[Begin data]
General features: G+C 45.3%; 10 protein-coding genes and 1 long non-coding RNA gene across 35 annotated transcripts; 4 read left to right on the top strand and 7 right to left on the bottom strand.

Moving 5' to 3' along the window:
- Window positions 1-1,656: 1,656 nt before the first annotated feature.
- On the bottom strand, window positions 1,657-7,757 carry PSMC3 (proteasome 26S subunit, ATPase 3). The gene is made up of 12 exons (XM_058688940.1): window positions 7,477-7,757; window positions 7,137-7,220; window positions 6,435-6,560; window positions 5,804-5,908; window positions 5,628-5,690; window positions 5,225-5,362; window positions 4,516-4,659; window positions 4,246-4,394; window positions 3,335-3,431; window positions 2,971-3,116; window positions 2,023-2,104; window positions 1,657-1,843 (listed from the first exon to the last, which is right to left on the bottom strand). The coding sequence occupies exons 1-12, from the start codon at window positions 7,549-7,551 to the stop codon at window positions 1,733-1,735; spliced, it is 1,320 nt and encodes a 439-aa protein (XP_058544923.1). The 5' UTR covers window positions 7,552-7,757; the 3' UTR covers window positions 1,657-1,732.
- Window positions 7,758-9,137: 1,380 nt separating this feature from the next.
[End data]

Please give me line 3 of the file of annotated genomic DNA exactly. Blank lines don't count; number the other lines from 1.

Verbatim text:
- Window positions 1-1,656: 1,656 nt before the first annotated feature.